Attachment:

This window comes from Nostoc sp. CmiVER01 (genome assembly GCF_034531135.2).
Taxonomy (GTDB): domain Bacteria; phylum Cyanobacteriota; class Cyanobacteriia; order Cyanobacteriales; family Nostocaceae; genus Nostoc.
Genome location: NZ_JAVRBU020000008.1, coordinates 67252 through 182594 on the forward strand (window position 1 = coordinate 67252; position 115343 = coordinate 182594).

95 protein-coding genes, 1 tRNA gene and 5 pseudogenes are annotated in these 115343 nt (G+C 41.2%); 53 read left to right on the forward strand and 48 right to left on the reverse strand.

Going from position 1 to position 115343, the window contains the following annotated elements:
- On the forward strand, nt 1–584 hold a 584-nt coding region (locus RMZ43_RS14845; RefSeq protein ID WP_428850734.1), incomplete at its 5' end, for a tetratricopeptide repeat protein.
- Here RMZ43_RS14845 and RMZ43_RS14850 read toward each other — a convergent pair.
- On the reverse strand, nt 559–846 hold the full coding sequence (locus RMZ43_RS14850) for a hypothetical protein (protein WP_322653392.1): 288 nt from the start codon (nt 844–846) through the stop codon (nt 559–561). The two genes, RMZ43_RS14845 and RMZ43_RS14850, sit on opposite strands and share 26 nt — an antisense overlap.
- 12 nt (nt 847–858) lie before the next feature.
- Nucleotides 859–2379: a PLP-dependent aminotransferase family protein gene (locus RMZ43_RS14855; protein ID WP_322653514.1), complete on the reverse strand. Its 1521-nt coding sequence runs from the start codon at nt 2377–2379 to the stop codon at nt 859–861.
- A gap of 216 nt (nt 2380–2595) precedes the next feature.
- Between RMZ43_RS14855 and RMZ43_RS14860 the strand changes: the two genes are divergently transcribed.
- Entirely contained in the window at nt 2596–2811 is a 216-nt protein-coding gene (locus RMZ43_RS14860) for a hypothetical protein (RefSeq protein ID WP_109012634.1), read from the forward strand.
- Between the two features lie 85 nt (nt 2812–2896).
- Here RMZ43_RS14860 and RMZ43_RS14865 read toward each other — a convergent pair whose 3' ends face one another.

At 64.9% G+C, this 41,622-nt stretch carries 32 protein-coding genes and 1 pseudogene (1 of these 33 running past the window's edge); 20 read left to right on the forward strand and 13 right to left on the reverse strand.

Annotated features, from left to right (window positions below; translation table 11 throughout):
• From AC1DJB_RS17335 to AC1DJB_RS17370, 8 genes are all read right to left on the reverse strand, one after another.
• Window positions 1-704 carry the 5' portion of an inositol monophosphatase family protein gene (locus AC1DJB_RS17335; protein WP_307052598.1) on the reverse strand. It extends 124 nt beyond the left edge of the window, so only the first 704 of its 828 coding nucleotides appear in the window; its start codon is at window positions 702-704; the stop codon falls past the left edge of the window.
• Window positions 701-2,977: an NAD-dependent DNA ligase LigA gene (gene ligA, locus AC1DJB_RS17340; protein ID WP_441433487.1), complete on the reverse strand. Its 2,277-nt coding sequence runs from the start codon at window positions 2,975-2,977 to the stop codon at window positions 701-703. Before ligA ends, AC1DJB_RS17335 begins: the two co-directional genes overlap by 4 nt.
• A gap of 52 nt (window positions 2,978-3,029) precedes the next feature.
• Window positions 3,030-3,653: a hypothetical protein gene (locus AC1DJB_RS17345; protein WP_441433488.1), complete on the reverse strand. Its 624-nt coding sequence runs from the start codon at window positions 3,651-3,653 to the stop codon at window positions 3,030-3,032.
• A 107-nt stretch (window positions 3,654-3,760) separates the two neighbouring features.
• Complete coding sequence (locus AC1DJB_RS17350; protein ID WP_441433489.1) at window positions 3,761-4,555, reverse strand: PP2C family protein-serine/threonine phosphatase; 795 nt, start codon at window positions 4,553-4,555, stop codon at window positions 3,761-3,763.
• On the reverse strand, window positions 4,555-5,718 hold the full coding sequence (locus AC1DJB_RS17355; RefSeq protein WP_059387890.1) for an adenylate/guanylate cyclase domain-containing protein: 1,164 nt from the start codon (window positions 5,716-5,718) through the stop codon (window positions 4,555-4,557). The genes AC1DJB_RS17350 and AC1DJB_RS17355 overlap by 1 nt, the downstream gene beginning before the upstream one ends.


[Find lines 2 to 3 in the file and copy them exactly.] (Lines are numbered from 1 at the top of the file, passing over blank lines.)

Taxonomy (GTDB): domain Bacteria; phylum Cyanobacteriota; class Cyanobacteriia; order Cyanobacteriales; family Nostocaceae; genus Nostoc.
Genome location: NZ_JAVRBU020000008.1, coordinates 67252 through 182594 on the forward strand (window position 1 = coordinate 67252; position 115343 = coordinate 182594).